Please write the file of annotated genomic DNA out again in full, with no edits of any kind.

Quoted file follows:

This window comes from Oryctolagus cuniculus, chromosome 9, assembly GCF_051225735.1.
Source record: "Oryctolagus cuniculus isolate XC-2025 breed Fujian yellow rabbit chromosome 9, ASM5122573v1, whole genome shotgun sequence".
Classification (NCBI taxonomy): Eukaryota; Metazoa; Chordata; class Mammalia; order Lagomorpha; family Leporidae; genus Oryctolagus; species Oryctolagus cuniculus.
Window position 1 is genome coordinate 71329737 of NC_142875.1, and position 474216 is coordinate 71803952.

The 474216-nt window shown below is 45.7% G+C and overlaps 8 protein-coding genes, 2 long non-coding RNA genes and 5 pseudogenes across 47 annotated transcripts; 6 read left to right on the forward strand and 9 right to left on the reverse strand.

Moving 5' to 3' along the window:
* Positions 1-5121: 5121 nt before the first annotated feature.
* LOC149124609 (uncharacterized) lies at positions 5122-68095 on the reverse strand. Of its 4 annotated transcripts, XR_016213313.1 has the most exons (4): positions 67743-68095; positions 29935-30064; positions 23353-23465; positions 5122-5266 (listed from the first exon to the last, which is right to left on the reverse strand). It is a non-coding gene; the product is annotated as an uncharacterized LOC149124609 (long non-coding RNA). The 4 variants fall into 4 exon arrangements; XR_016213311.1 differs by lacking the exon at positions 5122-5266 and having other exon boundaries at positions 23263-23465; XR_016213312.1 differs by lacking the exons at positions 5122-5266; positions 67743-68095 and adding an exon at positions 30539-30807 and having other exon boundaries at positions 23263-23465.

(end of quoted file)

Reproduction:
This window comes from Oryctolagus cuniculus, chromosome 9, assembly GCF_051225735.1.
Source record: "Oryctolagus cuniculus isolate XC-2025 breed Fujian yellow rabbit chromosome 9, ASM5122573v1, whole genome shotgun sequence".
Classification (NCBI taxonomy): Eukaryota; Metazoa; Chordata; class Mammalia; order Lagomorpha; family Leporidae; genus Oryctolagus; species Oryctolagus cuniculus.
Window position 1 is genome coordinate 71329737 of NC_142875.1, and position 474216 is coordinate 71803952.

The 474216-nt window shown below is 45.7% G+C and overlaps 8 protein-coding genes, 2 long non-coding RNA genes and 5 pseudogenes across 47 annotated transcripts; 6 read left to right on the forward strand and 9 right to left on the reverse strand.

Moving 5' to 3' along the window:
* Positions 1-5121: 5121 nt before the first annotated feature.
* LOC149124609 (uncharacterized) lies at positions 5122-68095 on the reverse strand. Of its 4 annotated transcripts, XR_016213313.1 has the most exons (4): positions 67743-68095; positions 29935-30064; positions 23353-23465; positions 5122-5266 (listed from the first exon to the last, which is right to left on the reverse strand). It is a non-coding gene; the product is annotated as an uncharacterized LOC149124609 (long non-coding RNA). The 4 variants fall into 4 exon arrangements; XR_016213311.1 differs by lacking the exon at positions 5122-5266 and having other exon boundaries at positions 23263-23465; XR_016213312.1 differs by lacking the exons at positions 5122-5266; positions 67743-68095 and adding an exon at positions 30539-30807 and having other exon boundaries at positions 23263-23465.